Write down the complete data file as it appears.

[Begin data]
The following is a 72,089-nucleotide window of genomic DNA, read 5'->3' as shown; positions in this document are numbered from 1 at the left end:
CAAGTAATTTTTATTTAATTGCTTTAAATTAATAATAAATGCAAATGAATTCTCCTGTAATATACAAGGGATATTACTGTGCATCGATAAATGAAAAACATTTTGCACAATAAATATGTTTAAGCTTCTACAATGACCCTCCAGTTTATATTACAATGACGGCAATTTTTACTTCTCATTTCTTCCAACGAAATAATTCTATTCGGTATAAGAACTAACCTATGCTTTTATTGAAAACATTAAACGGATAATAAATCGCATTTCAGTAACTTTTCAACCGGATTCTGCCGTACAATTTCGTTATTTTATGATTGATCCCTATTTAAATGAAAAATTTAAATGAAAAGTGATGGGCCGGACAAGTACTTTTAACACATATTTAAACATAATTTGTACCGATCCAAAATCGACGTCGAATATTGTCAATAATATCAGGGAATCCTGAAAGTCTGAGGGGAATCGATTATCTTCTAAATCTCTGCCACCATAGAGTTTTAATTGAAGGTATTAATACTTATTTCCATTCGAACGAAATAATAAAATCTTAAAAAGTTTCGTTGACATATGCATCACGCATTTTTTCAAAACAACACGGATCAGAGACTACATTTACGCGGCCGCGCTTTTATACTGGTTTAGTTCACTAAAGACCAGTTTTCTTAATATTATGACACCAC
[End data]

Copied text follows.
The following is a 72,089-nucleotide window of genomic DNA, read 5'->3' as shown; positions in this document are numbered from 1 at the left end:
CAAGTAATTTTTATTTAATTGCTTTAAATTAATAATAAATGCAAATGAATTCTCCTGTAATATACAAGGGATATTACTGTGCATCGATAAATGAAAAACATTTTGCACAATAAATATGTTTAAGCTTCTACAATGACCCTCCAGTTTATATTACAATGACGGCAATTTTTACTTCTCATTTCTTCCAACGAAATAATTCTATTCGGTATAAGAACTAACCTATGCTTTTATTGAAAACATTAAACGGATAATAAATCGCATTTCAGTAACTTTTCAACCGGATTCTGCCGTACAATTTCGTTATTTTATGATTGATCCCTATTTAAATGAAAAATTTAAATGAAAAGTGATGGGCCGGACAAGTACTTTTAACACATATTTAAACATAATTTGTACCGATCCAAAATCGACGTCGAATATTGTCAATAATATCAGGGAATCCTGAAAGTCTGAGGGGAATCGATTATCTTCTAAATCTCTGCCACCATAGAGTTTTAATTGAAGGTATTAATACTTATTTCCATTCGAACGAAATAATAAAATCTTAAAAAGTTTCGTTGACATATGCATCACGCATTTTTTCAAAACAACACGGATCAGAGACTACATTTACGCGGCCGCGCTTTTATACTGGTTTAGTTCACTAAAGACCAGTTTTCTTAATATTATGACACCAC